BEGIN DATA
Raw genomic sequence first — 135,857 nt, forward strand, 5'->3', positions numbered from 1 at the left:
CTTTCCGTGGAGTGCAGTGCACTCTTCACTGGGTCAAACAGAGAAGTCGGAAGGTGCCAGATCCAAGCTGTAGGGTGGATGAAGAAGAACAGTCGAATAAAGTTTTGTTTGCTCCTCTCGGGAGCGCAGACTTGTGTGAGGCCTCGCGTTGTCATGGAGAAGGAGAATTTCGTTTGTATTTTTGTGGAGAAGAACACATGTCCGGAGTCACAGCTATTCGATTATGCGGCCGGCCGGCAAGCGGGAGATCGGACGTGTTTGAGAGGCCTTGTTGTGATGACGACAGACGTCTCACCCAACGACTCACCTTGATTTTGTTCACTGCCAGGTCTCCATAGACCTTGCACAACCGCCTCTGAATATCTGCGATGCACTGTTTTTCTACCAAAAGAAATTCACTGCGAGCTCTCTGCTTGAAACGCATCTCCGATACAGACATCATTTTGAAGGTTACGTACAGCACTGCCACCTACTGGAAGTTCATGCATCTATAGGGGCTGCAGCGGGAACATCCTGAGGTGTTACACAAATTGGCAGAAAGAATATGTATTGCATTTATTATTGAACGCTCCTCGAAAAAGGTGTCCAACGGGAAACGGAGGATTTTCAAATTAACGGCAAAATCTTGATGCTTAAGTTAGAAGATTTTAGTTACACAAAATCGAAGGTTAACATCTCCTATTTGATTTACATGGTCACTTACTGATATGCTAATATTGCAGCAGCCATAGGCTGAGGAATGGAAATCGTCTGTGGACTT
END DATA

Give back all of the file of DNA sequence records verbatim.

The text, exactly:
Raw genomic sequence first — 135,857 nt, forward strand, 5'->3', positions numbered from 1 at the left:
CTTTCCGTGGAGTGCAGTGCACTCTTCACTGGGTCAAACAGAGAAGTCGGAAGGTGCCAGATCCAAGCTGTAGGGTGGATGAAGAAGAACAGTCGAATAAAGTTTTGTTTGCTCCTCTCGGGAGCGCAGACTTGTGTGAGGCCTCGCGTTGTCATGGAGAAGGAGAATTTCGTTTGTATTTTTGTGGAGAAGAACACATGTCCGGAGTCACAGCTATTCGATTATGCGGCCGGCCGGCAAGCGGGAGATCGGACGTGTTTGAGAGGCCTTGTTGTGATGACGACAGACGTCTCACCCAACGACTCACCTTGATTTTGTTCACTGCCAGGTCTCCATAGACCTTGCACAACCGCCTCTGAATATCTGCGATGCACTGTTTTTCTACCAAAAGAAATTCACTGCGAGCTCTCTGCTTGAAACGCATCTCCGATACAGACATCATTTTGAAGGTTACGTACAGCACTGCCACCTACTGGAAGTTCATGCATCTATAGGGGCTGCAGCGGGAACATCCTGAGGTGTTACACAAATTGGCAGAAAGAATATGTATTGCATTTATTATTGAACGCTCCTCGAAAAAGGTGTCCAACGGGAAACGGAGGATTTTCAAATTAACGGCAAAATCTTGATGCTTAAGTTAGAAGATTTTAGTTACACAAAATCGAAGGTTAACATCTCCTATTTGATTTACATGGTCACTTACTGATATGCTAATATTGCAGCAGCCATAGGCTGAGGAATGGAAATCGTCTGTGGACTT